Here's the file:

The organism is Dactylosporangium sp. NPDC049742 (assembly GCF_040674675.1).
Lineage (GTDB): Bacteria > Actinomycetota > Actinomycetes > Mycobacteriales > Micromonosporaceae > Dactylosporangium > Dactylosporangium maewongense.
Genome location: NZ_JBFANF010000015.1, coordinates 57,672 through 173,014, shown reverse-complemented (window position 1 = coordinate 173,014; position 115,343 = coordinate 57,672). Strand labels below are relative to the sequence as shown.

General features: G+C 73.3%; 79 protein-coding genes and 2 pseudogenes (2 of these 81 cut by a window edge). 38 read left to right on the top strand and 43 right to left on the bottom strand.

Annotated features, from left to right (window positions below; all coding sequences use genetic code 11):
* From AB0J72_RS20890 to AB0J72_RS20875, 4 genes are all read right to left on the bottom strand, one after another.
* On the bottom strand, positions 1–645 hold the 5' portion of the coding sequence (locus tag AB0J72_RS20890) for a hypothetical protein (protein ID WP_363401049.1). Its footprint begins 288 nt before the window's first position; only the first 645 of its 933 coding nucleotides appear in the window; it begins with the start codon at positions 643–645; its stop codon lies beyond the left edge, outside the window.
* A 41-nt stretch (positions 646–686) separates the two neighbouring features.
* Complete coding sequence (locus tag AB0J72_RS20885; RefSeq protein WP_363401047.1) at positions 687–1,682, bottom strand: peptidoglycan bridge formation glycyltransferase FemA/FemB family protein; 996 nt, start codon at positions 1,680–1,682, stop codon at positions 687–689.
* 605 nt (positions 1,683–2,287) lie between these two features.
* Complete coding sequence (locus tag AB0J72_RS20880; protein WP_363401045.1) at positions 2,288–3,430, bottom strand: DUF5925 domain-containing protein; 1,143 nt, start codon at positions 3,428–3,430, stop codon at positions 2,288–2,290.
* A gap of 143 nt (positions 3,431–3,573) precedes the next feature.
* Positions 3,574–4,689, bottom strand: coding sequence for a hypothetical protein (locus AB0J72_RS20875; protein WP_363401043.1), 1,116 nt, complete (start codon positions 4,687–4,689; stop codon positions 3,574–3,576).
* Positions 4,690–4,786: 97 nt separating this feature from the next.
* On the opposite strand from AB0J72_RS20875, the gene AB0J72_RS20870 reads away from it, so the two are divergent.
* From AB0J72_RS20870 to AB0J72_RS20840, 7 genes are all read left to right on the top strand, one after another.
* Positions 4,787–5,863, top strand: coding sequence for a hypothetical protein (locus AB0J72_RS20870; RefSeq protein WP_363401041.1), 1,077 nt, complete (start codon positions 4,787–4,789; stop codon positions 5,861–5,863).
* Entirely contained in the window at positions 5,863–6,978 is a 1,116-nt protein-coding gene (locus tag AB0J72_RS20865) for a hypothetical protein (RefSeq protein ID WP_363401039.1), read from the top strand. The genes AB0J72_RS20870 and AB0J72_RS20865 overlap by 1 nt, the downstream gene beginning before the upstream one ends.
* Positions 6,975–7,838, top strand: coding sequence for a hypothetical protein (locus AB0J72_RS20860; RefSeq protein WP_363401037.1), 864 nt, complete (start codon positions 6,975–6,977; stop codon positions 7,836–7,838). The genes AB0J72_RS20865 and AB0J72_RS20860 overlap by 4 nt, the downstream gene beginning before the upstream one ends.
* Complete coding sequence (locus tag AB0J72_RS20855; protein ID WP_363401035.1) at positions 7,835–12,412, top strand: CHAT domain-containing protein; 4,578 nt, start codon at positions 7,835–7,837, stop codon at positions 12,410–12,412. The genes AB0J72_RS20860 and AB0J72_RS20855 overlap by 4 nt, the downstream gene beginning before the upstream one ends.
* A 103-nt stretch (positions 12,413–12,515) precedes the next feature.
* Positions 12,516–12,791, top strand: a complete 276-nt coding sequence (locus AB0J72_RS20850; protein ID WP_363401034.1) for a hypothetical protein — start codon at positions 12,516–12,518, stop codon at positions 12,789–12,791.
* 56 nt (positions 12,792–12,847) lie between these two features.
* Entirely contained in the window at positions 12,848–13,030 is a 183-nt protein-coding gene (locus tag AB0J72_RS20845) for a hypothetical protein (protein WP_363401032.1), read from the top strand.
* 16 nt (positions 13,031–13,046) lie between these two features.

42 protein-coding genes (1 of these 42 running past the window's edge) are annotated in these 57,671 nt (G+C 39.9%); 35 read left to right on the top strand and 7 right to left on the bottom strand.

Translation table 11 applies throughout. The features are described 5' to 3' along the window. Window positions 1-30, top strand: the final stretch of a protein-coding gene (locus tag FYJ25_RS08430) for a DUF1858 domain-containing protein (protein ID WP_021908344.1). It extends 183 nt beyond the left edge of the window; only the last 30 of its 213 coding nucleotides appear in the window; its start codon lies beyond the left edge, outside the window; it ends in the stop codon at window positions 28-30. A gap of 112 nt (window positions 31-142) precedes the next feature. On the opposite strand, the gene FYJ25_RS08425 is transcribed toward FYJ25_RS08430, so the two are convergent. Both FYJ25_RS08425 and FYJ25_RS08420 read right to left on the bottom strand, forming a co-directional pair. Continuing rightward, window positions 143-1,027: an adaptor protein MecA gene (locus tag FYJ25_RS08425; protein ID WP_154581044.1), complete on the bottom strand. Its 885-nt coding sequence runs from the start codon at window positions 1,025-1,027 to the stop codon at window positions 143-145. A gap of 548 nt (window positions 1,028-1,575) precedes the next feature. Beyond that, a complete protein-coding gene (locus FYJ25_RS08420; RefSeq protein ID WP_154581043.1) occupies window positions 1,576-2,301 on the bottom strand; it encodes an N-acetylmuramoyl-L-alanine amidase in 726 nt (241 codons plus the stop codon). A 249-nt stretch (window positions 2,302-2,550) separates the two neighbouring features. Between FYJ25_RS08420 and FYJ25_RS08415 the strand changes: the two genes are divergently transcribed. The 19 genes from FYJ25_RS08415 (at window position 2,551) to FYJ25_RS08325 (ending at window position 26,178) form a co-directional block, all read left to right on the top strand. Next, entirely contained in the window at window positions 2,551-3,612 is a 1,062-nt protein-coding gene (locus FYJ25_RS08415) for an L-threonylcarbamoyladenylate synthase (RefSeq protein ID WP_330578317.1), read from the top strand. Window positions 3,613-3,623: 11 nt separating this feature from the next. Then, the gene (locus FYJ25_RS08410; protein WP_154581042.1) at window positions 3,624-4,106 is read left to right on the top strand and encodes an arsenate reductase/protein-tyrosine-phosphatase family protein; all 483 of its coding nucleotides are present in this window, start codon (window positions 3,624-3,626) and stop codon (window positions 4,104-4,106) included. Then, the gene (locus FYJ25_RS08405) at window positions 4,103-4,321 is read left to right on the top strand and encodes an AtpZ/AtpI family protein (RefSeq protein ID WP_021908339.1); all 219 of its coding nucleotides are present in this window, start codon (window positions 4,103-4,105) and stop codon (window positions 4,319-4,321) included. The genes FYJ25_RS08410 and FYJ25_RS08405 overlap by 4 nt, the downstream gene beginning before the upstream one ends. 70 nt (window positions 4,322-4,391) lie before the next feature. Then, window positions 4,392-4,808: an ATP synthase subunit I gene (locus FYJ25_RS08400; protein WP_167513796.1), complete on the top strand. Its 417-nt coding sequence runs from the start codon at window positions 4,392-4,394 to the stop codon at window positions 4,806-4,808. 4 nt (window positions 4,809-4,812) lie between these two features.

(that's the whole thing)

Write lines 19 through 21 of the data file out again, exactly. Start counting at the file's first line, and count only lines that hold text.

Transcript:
* Positions 6,975–7,838, top strand: coding sequence for a hypothetical protein (locus AB0J72_RS20860; RefSeq protein WP_363401037.1), 864 nt, complete (start codon positions 6,975–6,977; stop codon positions 7,836–7,838). The genes AB0J72_RS20865 and AB0J72_RS20860 overlap by 4 nt, the downstream gene beginning before the upstream one ends.
* Complete coding sequence (locus tag AB0J72_RS20855; protein ID WP_363401035.1) at positions 7,835–12,412, top strand: CHAT domain-containing protein; 4,578 nt, start codon at positions 7,835–7,837, stop codon at positions 12,410–12,412. The genes AB0J72_RS20860 and AB0J72_RS20855 overlap by 4 nt, the downstream gene beginning before the upstream one ends.
* A 103-nt stretch (positions 12,413–12,515) precedes the next feature.